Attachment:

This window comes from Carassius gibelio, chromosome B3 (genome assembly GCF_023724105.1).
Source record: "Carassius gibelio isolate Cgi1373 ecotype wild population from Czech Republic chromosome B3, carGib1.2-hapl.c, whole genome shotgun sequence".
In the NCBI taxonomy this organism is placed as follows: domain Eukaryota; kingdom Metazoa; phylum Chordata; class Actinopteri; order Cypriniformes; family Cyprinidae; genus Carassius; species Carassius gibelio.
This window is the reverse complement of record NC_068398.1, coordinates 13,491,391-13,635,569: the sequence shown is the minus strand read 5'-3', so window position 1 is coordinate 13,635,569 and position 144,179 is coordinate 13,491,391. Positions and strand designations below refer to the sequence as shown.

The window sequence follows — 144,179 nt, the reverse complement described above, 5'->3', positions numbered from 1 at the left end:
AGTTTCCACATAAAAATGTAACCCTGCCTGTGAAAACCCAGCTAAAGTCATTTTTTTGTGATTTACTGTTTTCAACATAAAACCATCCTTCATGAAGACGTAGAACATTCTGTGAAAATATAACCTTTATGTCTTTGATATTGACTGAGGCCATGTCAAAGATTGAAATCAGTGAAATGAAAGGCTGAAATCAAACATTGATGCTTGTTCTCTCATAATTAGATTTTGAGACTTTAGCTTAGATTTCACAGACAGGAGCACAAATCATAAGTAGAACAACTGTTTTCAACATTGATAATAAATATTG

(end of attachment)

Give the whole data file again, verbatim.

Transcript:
This window comes from Carassius gibelio, chromosome B3 (genome assembly GCF_023724105.1).
Source record: "Carassius gibelio isolate Cgi1373 ecotype wild population from Czech Republic chromosome B3, carGib1.2-hapl.c, whole genome shotgun sequence".
In the NCBI taxonomy this organism is placed as follows: domain Eukaryota; kingdom Metazoa; phylum Chordata; class Actinopteri; order Cypriniformes; family Cyprinidae; genus Carassius; species Carassius gibelio.
This window is the reverse complement of record NC_068398.1, coordinates 13,491,391-13,635,569: the sequence shown is the minus strand read 5'-3', so window position 1 is coordinate 13,635,569 and position 144,179 is coordinate 13,491,391. Positions and strand designations below refer to the sequence as shown.

The window sequence follows — 144,179 nt, the reverse complement described above, 5'->3', positions numbered from 1 at the left end:
AGTTTCCACATAAAAATGTAACCCTGCCTGTGAAAACCCAGCTAAAGTCATTTTTTTGTGATTTACTGTTTTCAACATAAAACCATCCTTCATGAAGACGTAGAACATTCTGTGAAAATATAACCTTTATGTCTTTGATATTGACTGAGGCCATGTCAAAGATTGAAATCAGTGAAATGAAAGGCTGAAATCAAACATTGATGCTTGTTCTCTCATAATTAGATTTTGAGACTTTAGCTTAGATTTCACAGACAGGAGCACAAATCATAAGTAGAACAACTGTTTTCAACATTGATAATAAATATTG